Page 9 - Foreign Service Journal - September 2013

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THE FOREIGN SERVICE JOURNAL
|
SEPTEMBER 2013
9
should weigh heavily on the plus side of
the scale.
I’ve been a sporadic reader of
Te
Journal
over the years, often wishing it
were up to the challenge of covering the
big issues and elevating the caliber of
the Foreign Service. Now it is.
Harry Montgomery
FSO, retired
Williamstown, Mass.
We Need Smarter
Language Learning
I disagree with Daniel Hirsch’s May
2013 AFSA State Vice President’s col-
umn, “All Overseas Positions Should Be
Language Designated.” Instead, let us
take a good look at the current language
system before contemplating its expan-
sion.
First, let’s concentrate our limited
resources on the critically needed
languages for posts in countries where
English profciency is not nearly uni-
versal. Recently, a colleague of mine
worked hard for 10 months to learn a
difcult Scandinavian language, fnally
achieving the vaunted 3/3. At his very
frst meeting in-country, he greeted his
new contacts in their native tongue,
only to be told: “Tank you for learning
our language. Now I think it will be bet-
ter if we continue in English.” What an
embarrassing waste of time and money!
For many new entrants, the Foreign
Service is a second career. With only a
few short years before retirement, time
spent studying languages could elimi-
nate a tour or two for them. And as for
those of us with school-aged children,
transfers involving language study can
mean sending our kids to three schools
in three years, which is hugely disrup-
tive to family life.
Equally important is how we are
learning languages. Te only true way to
fuency in a foreign language is immer-
sion. Other U.S. government agencies,
like the Peace Corps and the U.S. Navy,
employ that approach for their foreign
area ofcers. So why does the premier
foreign afairs agency continue to send
students to learn these languages in
Northern Virginia?
Our in-country language programs
are haphazard or actively discouraged.
If security or other concerns preclude
in-country language instruction, then
let’s at least reform the exam, which is
currently centered on abstract topics
like nuclear nonproliferation and global
warming.
Instead, focus on testing practical
skills. For a consular job, how about a
series of mock visa interviews? For a
public afairs job, how about a mock
press briefng? Ten supervisors would
know their ofcers are ready linguisti-
cally for the job.
Foreign language skills are abso-
lutely vital to the State Department and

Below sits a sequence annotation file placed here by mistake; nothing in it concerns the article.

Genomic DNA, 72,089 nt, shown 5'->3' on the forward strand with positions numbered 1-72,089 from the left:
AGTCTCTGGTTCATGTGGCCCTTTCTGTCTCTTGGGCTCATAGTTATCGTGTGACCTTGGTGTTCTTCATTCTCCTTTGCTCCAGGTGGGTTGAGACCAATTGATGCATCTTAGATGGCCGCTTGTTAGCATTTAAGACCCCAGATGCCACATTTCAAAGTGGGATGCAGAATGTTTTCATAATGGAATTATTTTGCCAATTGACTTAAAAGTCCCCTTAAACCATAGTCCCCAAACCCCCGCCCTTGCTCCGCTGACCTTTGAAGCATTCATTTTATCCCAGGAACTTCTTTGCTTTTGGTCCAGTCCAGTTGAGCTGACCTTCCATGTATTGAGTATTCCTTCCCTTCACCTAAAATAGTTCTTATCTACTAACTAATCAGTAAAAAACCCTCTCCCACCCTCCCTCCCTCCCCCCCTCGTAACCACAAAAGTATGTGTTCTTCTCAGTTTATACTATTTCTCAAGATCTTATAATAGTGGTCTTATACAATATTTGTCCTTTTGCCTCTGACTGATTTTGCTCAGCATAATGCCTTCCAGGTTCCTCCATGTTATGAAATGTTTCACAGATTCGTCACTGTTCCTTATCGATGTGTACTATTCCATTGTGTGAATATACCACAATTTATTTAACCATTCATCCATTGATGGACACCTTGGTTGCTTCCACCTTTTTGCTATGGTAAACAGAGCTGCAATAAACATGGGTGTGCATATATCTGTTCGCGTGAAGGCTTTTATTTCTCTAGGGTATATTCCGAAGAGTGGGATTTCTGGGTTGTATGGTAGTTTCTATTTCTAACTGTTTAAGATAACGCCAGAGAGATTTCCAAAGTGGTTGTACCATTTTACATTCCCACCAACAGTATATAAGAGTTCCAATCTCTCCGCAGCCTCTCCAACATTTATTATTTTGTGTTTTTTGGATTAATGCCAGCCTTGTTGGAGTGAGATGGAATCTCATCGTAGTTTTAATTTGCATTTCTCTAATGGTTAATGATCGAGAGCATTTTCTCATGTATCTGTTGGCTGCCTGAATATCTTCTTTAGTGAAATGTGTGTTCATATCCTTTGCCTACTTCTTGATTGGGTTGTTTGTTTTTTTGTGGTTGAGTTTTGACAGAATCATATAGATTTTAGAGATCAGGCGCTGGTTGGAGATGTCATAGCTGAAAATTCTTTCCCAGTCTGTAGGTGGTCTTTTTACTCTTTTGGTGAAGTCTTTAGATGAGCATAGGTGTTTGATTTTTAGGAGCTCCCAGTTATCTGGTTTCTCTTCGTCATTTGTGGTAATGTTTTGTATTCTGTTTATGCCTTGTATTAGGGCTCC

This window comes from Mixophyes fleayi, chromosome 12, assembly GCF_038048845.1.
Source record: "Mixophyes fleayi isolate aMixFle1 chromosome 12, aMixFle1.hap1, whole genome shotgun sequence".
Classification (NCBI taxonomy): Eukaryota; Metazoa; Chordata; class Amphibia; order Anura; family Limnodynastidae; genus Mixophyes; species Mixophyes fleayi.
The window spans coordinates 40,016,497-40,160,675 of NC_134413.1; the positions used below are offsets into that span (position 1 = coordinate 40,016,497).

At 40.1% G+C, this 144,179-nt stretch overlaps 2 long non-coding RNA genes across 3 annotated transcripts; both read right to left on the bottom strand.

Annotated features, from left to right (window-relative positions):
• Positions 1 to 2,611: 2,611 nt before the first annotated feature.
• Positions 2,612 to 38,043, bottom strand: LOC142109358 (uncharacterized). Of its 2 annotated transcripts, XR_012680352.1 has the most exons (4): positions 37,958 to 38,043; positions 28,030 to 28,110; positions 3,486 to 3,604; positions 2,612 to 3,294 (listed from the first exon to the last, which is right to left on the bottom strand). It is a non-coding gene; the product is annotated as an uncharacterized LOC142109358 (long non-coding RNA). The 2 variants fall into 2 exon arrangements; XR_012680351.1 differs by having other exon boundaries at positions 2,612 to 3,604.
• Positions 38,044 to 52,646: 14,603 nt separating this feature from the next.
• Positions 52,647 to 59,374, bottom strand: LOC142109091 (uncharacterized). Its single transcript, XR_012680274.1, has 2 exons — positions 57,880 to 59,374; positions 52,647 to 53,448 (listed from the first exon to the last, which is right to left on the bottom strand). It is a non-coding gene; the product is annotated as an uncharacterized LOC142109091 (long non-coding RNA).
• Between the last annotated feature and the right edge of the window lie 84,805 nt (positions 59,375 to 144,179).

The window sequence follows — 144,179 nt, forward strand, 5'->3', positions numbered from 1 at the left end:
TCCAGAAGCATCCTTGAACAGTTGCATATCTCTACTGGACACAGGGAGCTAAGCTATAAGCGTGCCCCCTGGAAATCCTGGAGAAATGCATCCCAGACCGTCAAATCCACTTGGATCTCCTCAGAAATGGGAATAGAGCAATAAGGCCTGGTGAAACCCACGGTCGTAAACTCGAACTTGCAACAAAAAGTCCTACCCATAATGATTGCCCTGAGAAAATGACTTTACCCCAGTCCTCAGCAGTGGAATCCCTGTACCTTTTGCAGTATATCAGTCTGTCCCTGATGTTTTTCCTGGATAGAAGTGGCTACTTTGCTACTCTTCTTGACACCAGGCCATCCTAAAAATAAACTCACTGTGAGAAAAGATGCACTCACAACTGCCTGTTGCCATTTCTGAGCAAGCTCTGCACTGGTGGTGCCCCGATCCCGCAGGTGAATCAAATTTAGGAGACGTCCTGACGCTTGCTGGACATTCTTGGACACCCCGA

other foreign afairs agencies. So let us
be good stewards of taxpayer money,
and our own time, by examining which
languages we should be learning—and
the best methods for teaching and test-
ing them.
Scott Driskel
FSO
Consulate General Dhahran
A Sad Commentary
I watched retired Ambassador
Tomas Pickering appear on “Face the
Nation” this summer to defend the
report issued by the Benghazi Account-
ability Review Board, which he had
co-chaired. As a retired member of
the Foreign Service, I felt betrayed.
How could “one of our own” defect all
responsibility for Benghazi away from
all higher-echelon Department of State
executives? Who else in Foggy Bottom is
responsible?
I am saddened that even with the
Operations Center relaying the informa-
tion that Ambassador Chris Stevens and
his fellow Americans were under attack,
the department could not muster even a
small response from somewhere.
Former Secretary of State Hillary
Rodham Clinton’s dismissive comment
at a Senate hearing—“What diference
does it make now?”—seems to refect
the thinking of all higher-ups at the
department, revealing how State actu-
ally functions.
Where else could you fnd such a
perfect storm of long tenure, handsome
compensation and zero responsibility?
What a sad commentary.
Alice C. Hogan
FSO, retired
San Francisco, Calif.
Keep It Simple!
At times, large organizations sufer
lapses in internal coordination among
their various parts. Tat’s fairly clear
and simple.
Regrettably, the following sentence
from former AFSA President Susan
Johnson’s June President’s Views
column is neither clear nor simple:
“Institutional dysfunction often besets
several inextricably linked dimensions
of an organic system, organization or
institution.”
I mean no disrespect to Ms. Johnson,
but the average citizen or member of
Congress, no matter how well edu-
cated, might well view this arcane and
somewhat redundant formulation as
obfuscation intended to cover up the
problems within the State Department
that led to the disastrous Benghazi
incident.
Te clearer and simpler the language